Rock Garden Maintenance

If you have made a rock garden or raised bed by following the basic rules, then routine maintenance should be a straight forward task. It will not call for skill as required in the pruning of fruit trees nor the heavy work demanded in the vegetable plot. You should not be troubled by weeds for some time and the plants will flourish in the well drained, gritty conditions you have provided for them. But regular maintenance is not something you can ignore. Leave a shrub border untended for a season and no great harm may result, but leave a rock garden for a year and it may well be ruined.

Treat rock garden care as a routine once-a-week job during the growing season, in the same way as you may treat house plant and lawn maintenance. Weed control will be the major task. Keep the area free from dead plants and debris, and water only when necessary. Dead-head spent flowers where practical, especially if the variety can become a nuisance by self seeding. Label plants which die down for part of the year.

Autumn is the major overhaul time of the year. All fallen leaves must be removed and the stems of rampant plants must be cut back. Do not leave this job for the spring. Cover winter sensitive plants. In spring renew the grit mulch, feed, remove winter protection, firm plants which have been lifted by frost and look for slug damage.

All this advise may have come too late – the rockery may already be over-run by weeds and it is covered with straggly rampant alpines due to past neglect. There is no easy answer. You will have to start again. Remove the soil from affected area, replace it with new planting mixture and then replant.

Weeding Your Garden:
Weeding your garden is one of the most tedious of all maintenance jobs, and prevention is so much easier than cure. Begin at construction time, make sure that the planting site is free from all perennial weeds and that weed roots are absent from the topsoil used for making the planting mixture. As described below, a mulch of grit on rockery and raised bed gardens or bark on peat gardens will help to prevent weeds.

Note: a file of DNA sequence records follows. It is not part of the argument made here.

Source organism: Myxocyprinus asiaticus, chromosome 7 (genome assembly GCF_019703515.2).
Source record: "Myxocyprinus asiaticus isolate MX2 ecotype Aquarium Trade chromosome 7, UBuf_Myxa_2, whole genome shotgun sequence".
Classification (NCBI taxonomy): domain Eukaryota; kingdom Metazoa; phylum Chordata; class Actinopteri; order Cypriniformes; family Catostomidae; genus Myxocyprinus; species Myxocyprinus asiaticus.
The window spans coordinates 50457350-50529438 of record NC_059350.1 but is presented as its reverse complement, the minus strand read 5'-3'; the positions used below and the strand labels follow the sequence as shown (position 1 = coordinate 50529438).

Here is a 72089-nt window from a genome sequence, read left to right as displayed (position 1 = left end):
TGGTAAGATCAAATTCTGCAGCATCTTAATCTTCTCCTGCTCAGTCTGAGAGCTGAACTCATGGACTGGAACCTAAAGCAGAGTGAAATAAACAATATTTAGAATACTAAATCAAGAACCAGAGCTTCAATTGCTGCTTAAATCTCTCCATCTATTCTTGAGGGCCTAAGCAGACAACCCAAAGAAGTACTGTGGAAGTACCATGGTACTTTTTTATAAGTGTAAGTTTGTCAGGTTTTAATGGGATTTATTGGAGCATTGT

It is unfortunate that however careful you are at the construction stage, weeds will still appear and they must be tackled promptly as dwarf plants such as alpines can easily be swamped by them. There are a number of sources of these weeds, and you can cut down the work of weeding if you take preventive measures. Firstly, weeds are often brought in with the plants, always check carefully and pull out stems and roots of any weeds which are growing on the soil surface of the pot.

Next, perennials can creep n from surrounding land so try to create some form of weed-proof barrier if this is likely. Finally, weed seeds are blown on to the site – remember that this includes the seed from nearby rock garden plants which readily produce self-sown seedlings. Dead-heading and weed control in surrounding land will reduce this problem.

Hoeing is not practical where a grit mulch is used. Pulling out weeds by hand is the usual way to tackle the problem, you may need to trowel if the roots are firmly anchored. Of course not all self-sewn alpines are weeds, you will only need to pull out seedlings which are growing where they are not wanted. Perennial weeds are a difficult problem when the roots are too deep and widespread to be removed. The answer here is to paint the leaves very carefully with glyphsate – never spray weed killers ans never use lawn-type ones.

General Garden Maintenance Tips for the Autumn Months

During the autumn months, there are some basic garden care tips that you need to keep in mind. These tips are designed to help you have the most beautiful garden and lawn possible. So grab your garden blower and let’s begin the process. Just keep in mind to never walk on your grass if there is a frost on it.

The first thing you will want to do is remove dead plants from the garden. These are the plants that thrived in the warmer summer months and are now withered on the ground. By removing these plants the overall appearance of your yard will greatly improve. During the removal process, you may also choose to plant new flowers and vegetables in your garden. You should ensure these new additions are freeze resistant and plan on having a covering for them at night.